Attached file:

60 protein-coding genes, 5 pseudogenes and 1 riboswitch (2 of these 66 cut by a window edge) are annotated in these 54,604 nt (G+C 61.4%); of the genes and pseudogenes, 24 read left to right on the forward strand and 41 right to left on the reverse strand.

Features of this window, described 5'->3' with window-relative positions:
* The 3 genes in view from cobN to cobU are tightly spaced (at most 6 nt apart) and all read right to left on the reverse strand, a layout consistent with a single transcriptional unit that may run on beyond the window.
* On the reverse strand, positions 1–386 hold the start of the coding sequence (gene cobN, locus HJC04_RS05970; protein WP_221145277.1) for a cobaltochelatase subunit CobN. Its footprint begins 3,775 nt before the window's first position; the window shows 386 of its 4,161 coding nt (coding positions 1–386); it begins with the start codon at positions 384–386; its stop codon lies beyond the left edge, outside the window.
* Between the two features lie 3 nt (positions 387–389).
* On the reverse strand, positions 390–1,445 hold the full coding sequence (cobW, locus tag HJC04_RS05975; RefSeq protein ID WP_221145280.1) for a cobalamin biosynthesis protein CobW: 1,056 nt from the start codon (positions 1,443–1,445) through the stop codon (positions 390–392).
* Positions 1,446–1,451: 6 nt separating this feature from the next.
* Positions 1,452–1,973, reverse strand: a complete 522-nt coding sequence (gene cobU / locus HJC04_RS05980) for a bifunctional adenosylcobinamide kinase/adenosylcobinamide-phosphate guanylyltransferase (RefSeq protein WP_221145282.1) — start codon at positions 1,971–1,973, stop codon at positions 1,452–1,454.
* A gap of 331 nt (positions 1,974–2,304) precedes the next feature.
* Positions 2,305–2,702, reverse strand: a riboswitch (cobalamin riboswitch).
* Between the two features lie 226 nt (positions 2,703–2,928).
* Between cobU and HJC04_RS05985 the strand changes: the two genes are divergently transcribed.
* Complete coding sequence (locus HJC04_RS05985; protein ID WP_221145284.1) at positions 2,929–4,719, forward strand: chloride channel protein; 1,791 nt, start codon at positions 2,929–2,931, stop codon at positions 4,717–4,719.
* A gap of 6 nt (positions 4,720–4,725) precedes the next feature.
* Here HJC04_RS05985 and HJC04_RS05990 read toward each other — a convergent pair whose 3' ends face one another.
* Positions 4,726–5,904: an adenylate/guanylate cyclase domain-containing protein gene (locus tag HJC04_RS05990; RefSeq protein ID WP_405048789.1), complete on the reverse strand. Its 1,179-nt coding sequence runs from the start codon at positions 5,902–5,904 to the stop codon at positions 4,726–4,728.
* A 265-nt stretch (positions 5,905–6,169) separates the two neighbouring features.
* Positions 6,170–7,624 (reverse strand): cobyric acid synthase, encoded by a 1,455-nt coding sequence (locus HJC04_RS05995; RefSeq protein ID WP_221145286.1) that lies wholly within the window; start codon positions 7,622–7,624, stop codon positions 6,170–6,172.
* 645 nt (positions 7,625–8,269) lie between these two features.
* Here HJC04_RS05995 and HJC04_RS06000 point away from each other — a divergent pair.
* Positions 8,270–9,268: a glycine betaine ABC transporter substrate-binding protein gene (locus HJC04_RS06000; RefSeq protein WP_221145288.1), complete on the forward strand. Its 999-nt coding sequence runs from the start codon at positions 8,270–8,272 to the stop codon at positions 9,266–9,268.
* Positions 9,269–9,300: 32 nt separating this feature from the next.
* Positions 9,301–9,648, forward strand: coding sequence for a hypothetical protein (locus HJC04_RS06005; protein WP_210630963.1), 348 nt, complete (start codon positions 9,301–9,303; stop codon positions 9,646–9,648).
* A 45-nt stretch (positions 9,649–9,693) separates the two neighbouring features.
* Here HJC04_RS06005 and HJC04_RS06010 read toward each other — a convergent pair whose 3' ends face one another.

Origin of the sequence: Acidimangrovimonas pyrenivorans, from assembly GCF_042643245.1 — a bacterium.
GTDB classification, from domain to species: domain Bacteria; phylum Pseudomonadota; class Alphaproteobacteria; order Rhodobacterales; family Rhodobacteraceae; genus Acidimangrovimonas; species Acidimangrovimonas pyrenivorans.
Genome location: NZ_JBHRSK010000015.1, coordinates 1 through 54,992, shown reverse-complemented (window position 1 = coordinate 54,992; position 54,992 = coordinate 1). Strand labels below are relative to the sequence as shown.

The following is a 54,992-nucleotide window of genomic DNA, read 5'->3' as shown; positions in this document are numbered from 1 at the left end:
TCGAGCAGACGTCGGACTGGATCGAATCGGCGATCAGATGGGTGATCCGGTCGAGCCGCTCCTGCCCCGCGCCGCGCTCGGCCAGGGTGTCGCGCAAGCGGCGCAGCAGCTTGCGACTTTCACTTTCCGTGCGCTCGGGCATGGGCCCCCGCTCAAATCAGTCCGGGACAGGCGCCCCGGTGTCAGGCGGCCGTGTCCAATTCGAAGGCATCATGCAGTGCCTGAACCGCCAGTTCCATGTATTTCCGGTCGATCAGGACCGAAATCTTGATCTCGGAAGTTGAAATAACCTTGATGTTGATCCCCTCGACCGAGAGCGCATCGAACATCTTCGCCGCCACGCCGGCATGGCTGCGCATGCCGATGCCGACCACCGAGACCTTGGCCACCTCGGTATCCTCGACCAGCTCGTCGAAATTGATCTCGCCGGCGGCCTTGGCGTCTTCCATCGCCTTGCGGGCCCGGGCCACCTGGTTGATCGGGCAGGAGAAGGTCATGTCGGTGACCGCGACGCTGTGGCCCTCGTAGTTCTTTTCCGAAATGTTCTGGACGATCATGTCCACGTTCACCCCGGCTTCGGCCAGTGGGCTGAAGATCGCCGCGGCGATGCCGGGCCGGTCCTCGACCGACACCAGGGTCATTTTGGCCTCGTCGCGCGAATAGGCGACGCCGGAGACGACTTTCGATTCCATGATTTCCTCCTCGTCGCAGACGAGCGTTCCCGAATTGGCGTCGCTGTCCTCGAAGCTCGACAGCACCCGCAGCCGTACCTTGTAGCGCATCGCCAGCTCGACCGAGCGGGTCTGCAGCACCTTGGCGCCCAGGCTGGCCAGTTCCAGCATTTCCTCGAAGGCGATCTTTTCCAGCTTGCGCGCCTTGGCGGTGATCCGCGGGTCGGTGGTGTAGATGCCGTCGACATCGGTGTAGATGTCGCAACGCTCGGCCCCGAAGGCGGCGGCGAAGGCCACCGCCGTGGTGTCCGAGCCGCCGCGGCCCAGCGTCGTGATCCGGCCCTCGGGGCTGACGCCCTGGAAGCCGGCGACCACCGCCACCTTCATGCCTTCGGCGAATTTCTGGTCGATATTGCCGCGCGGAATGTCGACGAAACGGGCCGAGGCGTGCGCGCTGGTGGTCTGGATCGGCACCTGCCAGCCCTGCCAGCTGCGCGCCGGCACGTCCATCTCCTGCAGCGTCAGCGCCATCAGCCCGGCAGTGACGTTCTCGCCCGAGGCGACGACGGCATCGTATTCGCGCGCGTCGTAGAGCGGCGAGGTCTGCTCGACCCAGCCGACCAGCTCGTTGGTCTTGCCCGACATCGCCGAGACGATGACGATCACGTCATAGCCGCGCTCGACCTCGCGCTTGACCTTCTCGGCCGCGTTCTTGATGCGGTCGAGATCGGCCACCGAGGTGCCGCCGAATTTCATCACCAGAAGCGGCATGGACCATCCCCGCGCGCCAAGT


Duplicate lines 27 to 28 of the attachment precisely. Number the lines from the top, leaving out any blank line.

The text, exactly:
GTDB classification, from domain to species: domain Bacteria; phylum Pseudomonadota; class Alphaproteobacteria; order Rhodobacterales; family Rhodobacteraceae; genus Acidimangrovimonas; species Acidimangrovimonas pyrenivorans.
Genome location: NZ_JBHRSK010000015.1, coordinates 1 through 54,992, shown reverse-complemented (window position 1 = coordinate 54,992; position 54,992 = coordinate 1). Strand labels below are relative to the sequence as shown.